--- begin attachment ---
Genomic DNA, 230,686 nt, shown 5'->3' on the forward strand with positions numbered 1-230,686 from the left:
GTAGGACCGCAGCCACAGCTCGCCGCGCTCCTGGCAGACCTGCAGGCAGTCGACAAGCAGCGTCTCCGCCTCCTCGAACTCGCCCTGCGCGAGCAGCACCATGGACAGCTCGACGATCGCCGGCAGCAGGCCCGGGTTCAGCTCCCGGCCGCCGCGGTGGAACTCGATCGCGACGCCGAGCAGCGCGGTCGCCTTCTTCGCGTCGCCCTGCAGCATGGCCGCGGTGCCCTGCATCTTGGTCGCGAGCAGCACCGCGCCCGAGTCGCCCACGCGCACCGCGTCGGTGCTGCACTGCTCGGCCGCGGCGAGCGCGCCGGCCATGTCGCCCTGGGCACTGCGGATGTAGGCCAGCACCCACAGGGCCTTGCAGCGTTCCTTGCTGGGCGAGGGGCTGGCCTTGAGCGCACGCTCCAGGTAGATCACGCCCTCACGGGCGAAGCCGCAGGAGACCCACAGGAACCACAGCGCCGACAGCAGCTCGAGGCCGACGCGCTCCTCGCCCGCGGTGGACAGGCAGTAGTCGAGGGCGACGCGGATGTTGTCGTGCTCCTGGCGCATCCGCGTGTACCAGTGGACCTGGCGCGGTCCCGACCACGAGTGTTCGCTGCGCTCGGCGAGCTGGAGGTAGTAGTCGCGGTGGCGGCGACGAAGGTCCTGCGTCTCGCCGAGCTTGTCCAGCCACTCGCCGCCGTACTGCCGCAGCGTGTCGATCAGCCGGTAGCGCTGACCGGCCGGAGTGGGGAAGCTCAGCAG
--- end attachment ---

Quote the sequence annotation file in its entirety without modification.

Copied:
Genomic DNA, 230,686 nt, shown 5'->3' on the forward strand with positions numbered 1-230,686 from the left:
GTAGGACCGCAGCCACAGCTCGCCGCGCTCCTGGCAGACCTGCAGGCAGTCGACAAGCAGCGTCTCCGCCTCCTCGAACTCGCCCTGCGCGAGCAGCACCATGGACAGCTCGACGATCGCCGGCAGCAGGCCCGGGTTCAGCTCCCGGCCGCCGCGGTGGAACTCGATCGCGACGCCGAGCAGCGCGGTCGCCTTCTTCGCGTCGCCCTGCAGCATGGCCGCGGTGCCCTGCATCTTGGTCGCGAGCAGCACCGCGCCCGAGTCGCCCACGCGCACCGCGTCGGTGCTGCACTGCTCGGCCGCGGCGAGCGCGCCGGCCATGTCGCCCTGGGCACTGCGGATGTAGGCCAGCACCCACAGGGCCTTGCAGCGTTCCTTGCTGGGCGAGGGGCTGGCCTTGAGCGCACGCTCCAGGTAGATCACGCCCTCACGGGCGAAGCCGCAGGAGACCCACAGGAACCACAGCGCCGACAGCAGCTCGAGGCCGACGCGCTCCTCGCCCGCGGTGGACAGGCAGTAGTCGAGGGCGACGCGGATGTTGTCGTGCTCCTGGCGCATCCGCGTGTACCAGTGGACCTGGCGCGGTCCCGACCACGAGTGTTCGCTGCGCTCGGCGAGCTGGAGGTAGTAGTCGCGGTGGCGGCGACGAAGGTCCTGCGTCTCGCCGAGCTTGTCCAGCCACTCGCCGCCGTACTGCCGCAGCGTGTCGATCAGCCGGTAGCGCTGACCGGCCGGAGTGGGGAAGCTCAGCAG